This sketch is from a canal barge tour we took on the C&O Canal as part of our homeschooling Local History & Geography block. It was mid-week, and my daughter and I were the only non-senior citizens on the trip, so she was definitely the focus of kindly attention (being small and cute with long blond braids), which was fine with her. The restored barge was beautiful, the costumed guide was excellent, the mules were friendly, and it was a lovely day.

ANYWAY, I post the sketch in honor of Supreme Court Justice William O. Douglas (1898-1980), whose birthday it is today. What, you may ask, is the connection?

Well, some of you may know that Douglas, in addition to serving for 36 years on the Supreme Court, was an avid outdoorsman and supported various environmental causes, even serving briefly on the board of the Sierra Club.

In the 1950s, an era newly keen on the divine glory of automobiles and expanses of concrete pavement, there was a movement in Congress, supported by The Washington Post, to replace the canal with a highway. Douglas, familiar with the canal’s scenery and wildlife, thought this an idiotic and short-sighted idea and challenged the Post’s editorial staff to accompany him on a hike of the canal’s entire length.

Douglas expected that perhaps a handful of folks might accompany him; however, news of the challenge spread, and by the departure date there were 58 in the group, including conservationists, historians, geologists, ornithologists, and zoologists. Each night when they crashed, the group had a free, informative lecture, offered by one of their traveling companions, on some aspect of the canal.

Word got around, and thousands of newspapers carried updates on the hikers. Organizations along the way hosted them and prepared meals. Children and townspeople watched for them and shouted their support. Some joined in for parts of the route.

Even given the ongoing attention, it was a tough hike. The C&O Canal is 185 miles long, and Douglas, age 55, maintained an average pace of 23 miles a day. This was a man who had, after all, hiked the 2,000-mile Appalachian Trail. Only eight of his companions made it to the end. By then, public support to save the canal was enormous. Douglas organized and worked with a committee to plan its restoration and preservation, and The Chesapeake and Ohio Canal National Historical Park Act finally passed in 1971.

Canal-lovers, imagine this place as a highway! Today it’s one of the most popular national parks in the U.S., enjoyed by millions of hikers, boaters, bicyclists, and birdwatchers. Not to mention the birds themselves, as well as countless fish, frogs, beaver, fox, and deer. Happy Birthday, Justice Douglas! We have you to thank for this gift, all year round.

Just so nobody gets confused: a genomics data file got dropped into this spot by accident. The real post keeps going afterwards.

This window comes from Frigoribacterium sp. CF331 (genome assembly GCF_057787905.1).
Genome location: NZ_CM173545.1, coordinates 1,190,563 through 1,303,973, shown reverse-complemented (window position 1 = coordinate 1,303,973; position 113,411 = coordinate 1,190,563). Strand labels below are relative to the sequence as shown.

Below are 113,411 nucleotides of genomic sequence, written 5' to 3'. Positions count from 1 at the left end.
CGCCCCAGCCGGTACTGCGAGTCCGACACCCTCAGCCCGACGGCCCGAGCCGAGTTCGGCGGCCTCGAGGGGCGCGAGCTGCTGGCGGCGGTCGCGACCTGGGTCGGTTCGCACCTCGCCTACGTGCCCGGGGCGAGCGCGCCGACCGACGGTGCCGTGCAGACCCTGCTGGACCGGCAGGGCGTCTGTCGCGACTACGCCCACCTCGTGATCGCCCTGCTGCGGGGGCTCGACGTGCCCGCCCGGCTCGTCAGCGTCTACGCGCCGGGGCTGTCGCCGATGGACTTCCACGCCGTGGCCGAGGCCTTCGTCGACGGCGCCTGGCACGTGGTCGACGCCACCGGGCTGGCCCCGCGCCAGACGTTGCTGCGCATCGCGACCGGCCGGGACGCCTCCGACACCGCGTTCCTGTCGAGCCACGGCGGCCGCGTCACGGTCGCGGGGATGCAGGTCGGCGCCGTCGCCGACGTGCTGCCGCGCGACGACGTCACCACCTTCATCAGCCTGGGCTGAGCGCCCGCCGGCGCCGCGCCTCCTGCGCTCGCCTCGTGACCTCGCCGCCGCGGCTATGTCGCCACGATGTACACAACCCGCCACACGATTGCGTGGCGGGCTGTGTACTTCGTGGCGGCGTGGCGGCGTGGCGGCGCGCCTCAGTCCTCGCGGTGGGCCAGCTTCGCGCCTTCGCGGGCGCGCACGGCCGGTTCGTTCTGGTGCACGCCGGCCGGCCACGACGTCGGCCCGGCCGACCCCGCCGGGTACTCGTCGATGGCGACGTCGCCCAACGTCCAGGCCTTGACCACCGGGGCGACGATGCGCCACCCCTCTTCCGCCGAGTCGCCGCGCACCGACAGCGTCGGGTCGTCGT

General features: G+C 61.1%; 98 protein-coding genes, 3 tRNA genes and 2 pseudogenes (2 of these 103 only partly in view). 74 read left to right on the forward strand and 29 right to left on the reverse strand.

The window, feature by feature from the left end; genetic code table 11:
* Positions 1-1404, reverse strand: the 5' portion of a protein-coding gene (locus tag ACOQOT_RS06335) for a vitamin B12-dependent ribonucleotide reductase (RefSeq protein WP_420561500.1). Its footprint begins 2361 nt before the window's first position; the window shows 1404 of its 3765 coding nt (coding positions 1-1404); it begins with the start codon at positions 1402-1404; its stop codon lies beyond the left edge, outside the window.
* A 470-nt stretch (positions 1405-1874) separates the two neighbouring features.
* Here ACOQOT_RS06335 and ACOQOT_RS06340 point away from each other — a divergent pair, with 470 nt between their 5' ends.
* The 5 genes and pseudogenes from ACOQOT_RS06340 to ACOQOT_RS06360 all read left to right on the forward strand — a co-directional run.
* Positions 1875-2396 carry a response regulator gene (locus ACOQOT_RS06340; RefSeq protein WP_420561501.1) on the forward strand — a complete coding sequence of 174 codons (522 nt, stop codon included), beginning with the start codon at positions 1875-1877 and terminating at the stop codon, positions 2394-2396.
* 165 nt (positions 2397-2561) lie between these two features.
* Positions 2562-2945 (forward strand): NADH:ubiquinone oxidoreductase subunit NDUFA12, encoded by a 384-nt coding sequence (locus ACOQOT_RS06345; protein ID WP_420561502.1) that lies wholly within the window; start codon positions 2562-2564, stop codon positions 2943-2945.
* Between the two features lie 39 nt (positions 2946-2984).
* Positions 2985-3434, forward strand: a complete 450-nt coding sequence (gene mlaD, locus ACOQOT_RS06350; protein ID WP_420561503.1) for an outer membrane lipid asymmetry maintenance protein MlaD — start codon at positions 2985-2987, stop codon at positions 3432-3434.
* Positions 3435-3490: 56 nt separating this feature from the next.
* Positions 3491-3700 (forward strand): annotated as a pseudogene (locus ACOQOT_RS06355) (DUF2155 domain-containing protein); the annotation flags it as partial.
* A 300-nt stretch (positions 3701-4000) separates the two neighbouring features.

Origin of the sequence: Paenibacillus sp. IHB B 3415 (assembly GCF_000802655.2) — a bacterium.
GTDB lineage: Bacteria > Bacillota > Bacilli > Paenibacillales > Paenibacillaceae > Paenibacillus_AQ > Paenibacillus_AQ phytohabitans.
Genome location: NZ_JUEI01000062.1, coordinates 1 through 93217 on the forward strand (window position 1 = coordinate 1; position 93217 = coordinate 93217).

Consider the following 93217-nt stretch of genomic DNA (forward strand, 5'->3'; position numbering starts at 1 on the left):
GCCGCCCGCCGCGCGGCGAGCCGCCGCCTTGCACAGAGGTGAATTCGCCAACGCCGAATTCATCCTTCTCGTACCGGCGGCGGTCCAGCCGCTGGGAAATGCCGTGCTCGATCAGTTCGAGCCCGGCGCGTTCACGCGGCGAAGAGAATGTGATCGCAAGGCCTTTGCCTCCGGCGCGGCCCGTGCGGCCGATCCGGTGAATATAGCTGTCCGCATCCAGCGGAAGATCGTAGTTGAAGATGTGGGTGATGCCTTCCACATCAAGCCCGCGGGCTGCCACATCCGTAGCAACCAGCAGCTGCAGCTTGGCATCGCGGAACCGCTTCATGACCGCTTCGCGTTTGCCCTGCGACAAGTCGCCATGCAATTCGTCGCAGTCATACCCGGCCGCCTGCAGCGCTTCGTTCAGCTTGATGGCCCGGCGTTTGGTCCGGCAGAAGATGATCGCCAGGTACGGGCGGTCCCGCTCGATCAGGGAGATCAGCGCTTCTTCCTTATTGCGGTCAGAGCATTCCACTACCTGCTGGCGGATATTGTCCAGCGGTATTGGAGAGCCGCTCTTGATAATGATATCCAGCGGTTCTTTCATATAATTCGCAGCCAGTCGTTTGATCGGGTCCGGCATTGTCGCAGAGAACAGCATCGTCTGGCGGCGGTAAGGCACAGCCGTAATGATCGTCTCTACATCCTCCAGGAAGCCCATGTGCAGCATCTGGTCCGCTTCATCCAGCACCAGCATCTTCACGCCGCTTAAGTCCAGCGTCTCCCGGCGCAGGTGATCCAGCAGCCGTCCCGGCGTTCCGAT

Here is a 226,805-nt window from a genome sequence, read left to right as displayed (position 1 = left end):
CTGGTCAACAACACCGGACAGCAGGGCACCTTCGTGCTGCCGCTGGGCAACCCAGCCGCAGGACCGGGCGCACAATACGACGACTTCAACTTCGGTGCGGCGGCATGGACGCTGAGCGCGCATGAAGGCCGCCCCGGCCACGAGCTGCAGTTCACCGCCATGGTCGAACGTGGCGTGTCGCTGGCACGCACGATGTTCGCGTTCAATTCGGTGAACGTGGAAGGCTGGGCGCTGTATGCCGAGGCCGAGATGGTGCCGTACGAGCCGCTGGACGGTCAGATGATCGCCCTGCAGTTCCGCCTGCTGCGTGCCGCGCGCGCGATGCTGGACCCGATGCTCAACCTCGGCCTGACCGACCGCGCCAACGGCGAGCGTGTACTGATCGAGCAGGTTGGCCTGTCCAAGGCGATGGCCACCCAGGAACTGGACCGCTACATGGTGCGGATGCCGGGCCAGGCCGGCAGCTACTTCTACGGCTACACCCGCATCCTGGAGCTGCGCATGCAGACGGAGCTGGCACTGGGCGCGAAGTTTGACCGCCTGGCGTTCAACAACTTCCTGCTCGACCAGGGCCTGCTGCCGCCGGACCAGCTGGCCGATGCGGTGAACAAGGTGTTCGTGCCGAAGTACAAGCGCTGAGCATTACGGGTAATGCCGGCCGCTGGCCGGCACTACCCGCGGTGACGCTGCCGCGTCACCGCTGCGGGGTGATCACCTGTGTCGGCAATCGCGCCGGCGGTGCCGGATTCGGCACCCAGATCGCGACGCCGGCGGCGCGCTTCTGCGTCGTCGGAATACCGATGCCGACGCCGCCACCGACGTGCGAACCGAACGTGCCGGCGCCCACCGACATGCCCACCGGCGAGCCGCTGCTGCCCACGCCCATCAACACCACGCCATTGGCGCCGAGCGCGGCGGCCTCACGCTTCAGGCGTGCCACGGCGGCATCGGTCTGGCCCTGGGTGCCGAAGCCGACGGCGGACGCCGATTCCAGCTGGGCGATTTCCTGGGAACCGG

CakeYellowRosesAunt Bett

Opera Look-In


Each year the Washington Opera presents “Opera Look-In,” at the Kennedy Center Opera House to educate children about opera. The program presents opera in a highly accessible manner, combining storytelling, brief scenes in costume, and selected arias (accompanied by the full Opera House Orchestra!) with behind-the-scenes explanations of the use of lighting, music, costumes, and props. School groups attend from all over the Washington, DC area, including homeschool groups—lucky us.

Last year the program revolved around the opera Carmen, and included an exhibition of costumes created by fashion design students at Duke Ellington School for the Arts. This year’s program featured Ellington School students supposedly lost in an opera house, encountering as if by accident scenes from The Barber of Seville, Madame Butterfly, Lucia di Lammermoor, The Magic Flute, and (big crowd-pleaser) Cosi Fan Tutte. It’s not easy to sketch in the dark, and by the end I gave up and settled back to enjoy the humorous last quintet.

To engage an auditorium packed with elementary school students is no easy task, and the kids were riveted. I wonder how many go home and ask their parents to rent Cosi Fan Tutte so they can see the rest of the story.



Somewhere in the world there must be a person turning ten years old on this day, perhaps even someone actually born at 10:10 in the morning. Happy Birthday to you! It’s a special one.

In honor of this day, here is a page from my daughter’s first grade homeschooling main lesson book, Numbers. I don’t know about you, but I am perfectly content to be living in a base-ten number world, with the ten represented by a one followed by a zero. And it was not a foregone conclusion. We could be living in a base-twenty world, like the ancient Mayan, Aztec, Celtic, and Germanic peoples (remnants of which groupings by twenty survive in some modern European counting systems). Or a base-sixty world, like the Babylonians. Or, we could be using base ten but still be lumbering along in lengthy strings of Roman numerals, with nary a zero to be seen. And the computer would never have been born.


St. Francis of Assisi


Tomorrow, October 4th, is actually the Feast Day of St. Francis, not today, but I am celebrating him a day in advance because today is the Blessing of the Animals in his honor at Washington National Cathedral. (And many other churches have similar events.) Come at 2:30 to the west steps of the Cathedral for a brief service followed by individual blessings for your dog, cat, rabbit, goldfish, or any other pet not actually life-threatening to the clergy in attendance. There will also be representatives from the Humane Society and the Animal Rescue League to accept donations of pet food and toys and to share information about adopting homeless animals.

These drawings are from my daughter’s second grade Saints, Heroes, and Heroines main lesson book.

Living History


Fall is the time for farm field trips, to see the bounty of the season and learn how it was achieved. These sketches are from a trip to National Colonial Farm, an 18th century living history farm in Accokeek, Maryland, which sponsors a number of school programs for children in kindergarten through 6th grade, including homeschool groups. Our homeschoolers were a pretty savvy bunch, already intimately familiar with carding combs, rollaghs, hollowed gourd containers, dried herbs and the like, but they enjoyed the informative walking tour through the farm buildings, the wagon ride, and the opportunity to milk the cow (THAT we don’t have at home).